(Photo by Perry County School Dist. No. 32)
"The professors from Southeast Missouri State University gave our students a day they will long remember," said Karen Bahr, 7th Grade Science Teacher. "They set up various displays, wore clothing native to their country and presented cultural hands-on activities for the students to participate in. The students also kept journals during the day to capture their thoughts about the things they learned, what they found the most interesting, ways the culture of the other country was similar to their own and ways the culture was different from their own."
Dr. Powell split his time between showing the students how to do origami and teaching them about different breads from around the world. "Dr. Powell brought various types of flour that are common in other countries and about 20 different types of bread," said Bahr. "The students had an opportunity to taste these and experience the differences and similarities." Kaylin Hedge said, "I learned that the type of bread grain depends on the place it comes from and what they can grow." Lacey Wheat found there were certain breads and flours that she liked better than others. "I learned that the cornbread, rye and bagel are my favorite breads," said Lacey, "but the buck wheat flour does not taste very good in my opinion."
Dr. Powell also showed the students how to make an origami box. "He gave each student an 8 x 8 sheet of paper and showed them how to fold it into a collapsible box," said Candy Mueller, 7th Grade Math Teacher. "He talked about angles, symmetry and surface area versus volume. He also brought in other origami shapes that someone from Japan had made. They included boats, hats, a penguin, a barking dog, a sleeping dog, dragons, frogs, hearts, moveable message origami used to honor someone or something of importance and many, many more. It was very interesting seeing all the different shapes."
Guest Professor, Dr. Seidu Sofo, showed the students how to do an African dance and how to play a popular African game called Yan Koloba. "The game is not really for competition but it is a lesson on trust and concentration," said Pat Martin, 7th Grade Social Studies Teacher. Dr. Sofo also shared information about his country, the Republic of Ghana. "This is different from my culture," said Lacey Wheat, "because it never gets below the temperature of 69°F."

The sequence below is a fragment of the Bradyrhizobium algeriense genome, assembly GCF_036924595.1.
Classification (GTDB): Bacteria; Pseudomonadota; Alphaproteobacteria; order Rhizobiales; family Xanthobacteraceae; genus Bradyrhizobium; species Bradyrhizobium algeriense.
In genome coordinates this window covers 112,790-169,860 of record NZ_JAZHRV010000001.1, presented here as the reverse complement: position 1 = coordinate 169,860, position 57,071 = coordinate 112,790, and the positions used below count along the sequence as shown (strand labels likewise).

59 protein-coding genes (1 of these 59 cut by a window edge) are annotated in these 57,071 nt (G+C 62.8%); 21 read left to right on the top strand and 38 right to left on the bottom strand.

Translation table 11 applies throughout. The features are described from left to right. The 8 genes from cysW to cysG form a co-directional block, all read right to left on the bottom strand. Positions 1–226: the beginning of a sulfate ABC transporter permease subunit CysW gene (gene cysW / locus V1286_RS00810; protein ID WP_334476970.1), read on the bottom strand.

Dr. Tahsin Khalid and Mrs. Naghma Khalid shared many interesting facts about Pakistan with the students. Dr. Khalid taught them how to play cricket and Mrs. Khalid taught them some of the Urdu language and showed how they do henna body art. Daria Thompson found the Pakistan culture very interesting. "I learned that they read and write right to left and their language is Urdu. The most interesting thing I learned was that cricket is the most popular sport in Pakistan."
Guest Professor, Mrs. Svetlana Kuzmina, from Ukraine, told Russian folktales and had a display of many Russian objects, including a Russian tea set and Matreshka or nesting dolls. Many of the students saw similarities between the relationship Mrs. Kuzmina expressed she had with her family in the Ukraine and the customs here in the United States. "This is similar to my own country," said Rosa-Lia Torres, "because when you visit your grandma there is normally cookies and tea, then story time afterwards. And we watch movies and do fun stuff with our grandma as a younger child." Lacey Wheat enjoyed the fairy tale, The Red Flower, because it reminder her of the story The Beauty and the Beast. "I learned (from the story) to never break a promise. To be modest and kind to other people."
SEMO Professor, Dr. Simin Cwick, presented information about the similarities and differences in growing up in Iran. She also shared some of the language, the alphabet and wrote the students' names in Farsi script. Many of the students found the Iranian culture quite different than their own. "Something different from our culture," said Kaylin Hedge, "is that their schools are not co-ed, they are all single gender. Also dating is not allowed. If you talk to a boy, you HAVE to get married to him."
"We were very pleased that we were chosen to have this International Day for our students," said Karen Bahr. "Dr. Powell and the other SEMO faculty members made a lasting impression on our students and gave them important insight into the customs and lifestyles of people in other parts of the world."